Is this your experience? When did you last spend the day with God? Are your thoughts and attitudes being transformed into the image of Jesus? This is his will for you.

Conclusion

If you have transferred ownership of your life to God, withdrawn from the world’s account, and are investing daily in your relationship with Jesus, you are in the will of God. Then “you will be able to test and approve what God’s will is—his good, pleasing and perfect will.”

And then you will find and fulfil your life calling and ministry. You will know and use your spiritual gifts, whether preaching, serving, teaching, encouraging, giving, leading, showing mercy (6-8). If your present is in his will, your future will be also.

The history of our church proves that it so. Due to the brevity of time, here are just a few examples.

Dr. Reed and Dr. Howard both left large, multi-staff, thriving congregations to pastor what was then a church with no permanent campus.

In 1940 Morris Shubinski, Jr. became the first Park Cities member to surrender to God’s call to ministry, in his case medical missions. E. O. Scoggin, Jr. answered God’s call to preach the next week, and was ordained by Park Cities. He later became the only member of our church to be killed in action during World War II.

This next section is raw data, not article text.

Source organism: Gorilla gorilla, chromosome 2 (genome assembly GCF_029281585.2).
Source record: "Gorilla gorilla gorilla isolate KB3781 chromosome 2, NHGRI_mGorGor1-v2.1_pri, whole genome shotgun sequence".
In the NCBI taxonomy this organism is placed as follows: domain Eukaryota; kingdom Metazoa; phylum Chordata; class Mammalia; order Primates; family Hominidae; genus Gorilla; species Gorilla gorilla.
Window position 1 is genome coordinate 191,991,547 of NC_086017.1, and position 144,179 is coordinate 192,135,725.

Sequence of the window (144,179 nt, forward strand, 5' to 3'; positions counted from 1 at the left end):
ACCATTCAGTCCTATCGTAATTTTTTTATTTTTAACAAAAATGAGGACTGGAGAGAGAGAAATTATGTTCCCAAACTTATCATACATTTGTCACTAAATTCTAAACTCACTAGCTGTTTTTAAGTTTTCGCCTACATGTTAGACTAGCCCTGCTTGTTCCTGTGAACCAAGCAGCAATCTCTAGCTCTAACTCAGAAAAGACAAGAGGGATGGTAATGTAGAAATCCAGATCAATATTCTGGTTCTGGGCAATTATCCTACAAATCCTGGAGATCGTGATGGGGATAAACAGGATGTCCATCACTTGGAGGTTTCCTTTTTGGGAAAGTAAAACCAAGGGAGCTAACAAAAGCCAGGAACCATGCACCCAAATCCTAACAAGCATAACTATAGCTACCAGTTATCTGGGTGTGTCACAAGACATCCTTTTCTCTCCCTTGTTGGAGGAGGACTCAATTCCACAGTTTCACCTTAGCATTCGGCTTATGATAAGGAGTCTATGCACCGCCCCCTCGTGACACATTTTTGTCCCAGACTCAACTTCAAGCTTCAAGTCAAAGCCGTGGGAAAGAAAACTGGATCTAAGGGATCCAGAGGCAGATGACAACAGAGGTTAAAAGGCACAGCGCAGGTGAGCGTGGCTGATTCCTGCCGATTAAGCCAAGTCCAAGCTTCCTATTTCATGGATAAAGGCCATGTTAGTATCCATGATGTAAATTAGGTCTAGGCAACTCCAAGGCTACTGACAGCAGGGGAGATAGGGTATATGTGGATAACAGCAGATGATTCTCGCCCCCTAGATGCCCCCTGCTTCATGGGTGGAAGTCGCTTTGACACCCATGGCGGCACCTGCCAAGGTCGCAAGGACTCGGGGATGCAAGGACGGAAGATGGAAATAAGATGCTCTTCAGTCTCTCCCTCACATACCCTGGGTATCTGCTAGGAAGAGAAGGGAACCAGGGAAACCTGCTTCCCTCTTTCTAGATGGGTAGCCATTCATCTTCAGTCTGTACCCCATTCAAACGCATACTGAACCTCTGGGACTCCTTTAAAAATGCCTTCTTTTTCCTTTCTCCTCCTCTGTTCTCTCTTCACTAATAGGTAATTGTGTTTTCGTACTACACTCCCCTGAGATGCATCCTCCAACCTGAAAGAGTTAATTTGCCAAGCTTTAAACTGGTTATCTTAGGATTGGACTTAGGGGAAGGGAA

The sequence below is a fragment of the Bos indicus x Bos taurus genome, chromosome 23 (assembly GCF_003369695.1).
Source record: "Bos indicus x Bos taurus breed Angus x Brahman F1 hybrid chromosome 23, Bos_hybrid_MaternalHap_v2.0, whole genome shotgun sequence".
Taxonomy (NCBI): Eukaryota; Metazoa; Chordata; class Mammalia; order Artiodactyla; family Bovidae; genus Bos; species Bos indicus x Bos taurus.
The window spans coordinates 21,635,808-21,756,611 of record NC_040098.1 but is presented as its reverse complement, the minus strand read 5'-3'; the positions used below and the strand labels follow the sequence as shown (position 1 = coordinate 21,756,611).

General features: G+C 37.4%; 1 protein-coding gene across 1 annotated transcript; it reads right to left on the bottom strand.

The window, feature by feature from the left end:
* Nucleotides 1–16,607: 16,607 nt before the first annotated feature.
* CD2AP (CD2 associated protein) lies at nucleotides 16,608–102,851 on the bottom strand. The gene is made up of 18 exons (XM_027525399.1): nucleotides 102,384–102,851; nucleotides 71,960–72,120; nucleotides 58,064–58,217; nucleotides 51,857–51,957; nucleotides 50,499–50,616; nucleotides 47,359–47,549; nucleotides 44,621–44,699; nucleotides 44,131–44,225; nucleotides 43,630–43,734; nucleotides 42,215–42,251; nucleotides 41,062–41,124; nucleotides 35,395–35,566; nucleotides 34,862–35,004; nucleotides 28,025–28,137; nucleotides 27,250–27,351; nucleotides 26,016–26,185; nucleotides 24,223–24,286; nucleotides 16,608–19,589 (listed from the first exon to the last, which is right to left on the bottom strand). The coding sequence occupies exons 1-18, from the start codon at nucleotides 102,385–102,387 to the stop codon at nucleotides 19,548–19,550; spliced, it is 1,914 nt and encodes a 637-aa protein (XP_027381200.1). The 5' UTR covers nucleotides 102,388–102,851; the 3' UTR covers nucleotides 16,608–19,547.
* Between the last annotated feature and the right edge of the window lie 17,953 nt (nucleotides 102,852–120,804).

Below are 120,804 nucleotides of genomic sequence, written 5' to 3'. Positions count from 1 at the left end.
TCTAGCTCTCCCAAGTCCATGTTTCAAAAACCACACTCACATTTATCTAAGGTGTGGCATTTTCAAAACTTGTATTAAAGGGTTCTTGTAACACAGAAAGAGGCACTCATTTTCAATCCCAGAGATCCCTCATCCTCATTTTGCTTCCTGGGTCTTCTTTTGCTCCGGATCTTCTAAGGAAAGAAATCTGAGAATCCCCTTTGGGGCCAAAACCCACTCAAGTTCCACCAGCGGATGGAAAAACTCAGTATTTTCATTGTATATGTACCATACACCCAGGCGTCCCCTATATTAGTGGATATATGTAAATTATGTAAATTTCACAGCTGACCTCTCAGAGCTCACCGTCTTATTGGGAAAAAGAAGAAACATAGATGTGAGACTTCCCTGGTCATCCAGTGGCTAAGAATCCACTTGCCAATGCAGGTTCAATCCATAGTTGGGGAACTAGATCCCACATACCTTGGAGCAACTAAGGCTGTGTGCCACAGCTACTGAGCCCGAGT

In 1948 Charles Barnett took an entire year from his building contractor business to volunteer as the contractor for the building project which became this campus.

In 1954 Frank Durham and Dr. Howard organized the Andrew Club to visit newcomers to the area each month, with great success.

In 1977 Jim Pleitz arrived in Dallas and immediately began to air his “Thought for the Day” messages, catching the attention of the entire city. He kept Kip’s Restaurant open with his frequent breakfasts with prospects. And 284 people joined the church or were baptized in the first five months of his ministry here.

Do you think they found and followed God’s will? Will you?

My pastor in Houston had on his pulpit a plaque with these words from the Greeks’ question to Philip in John 12:21: “Sir, we would see Jesus.” I’ve had these words inscribed on this pulpit this week, where I can see them each Sunday. God’s will for my life and yours is that we help people follow Jesus.

Sixty years from today, who will be grateful that we did?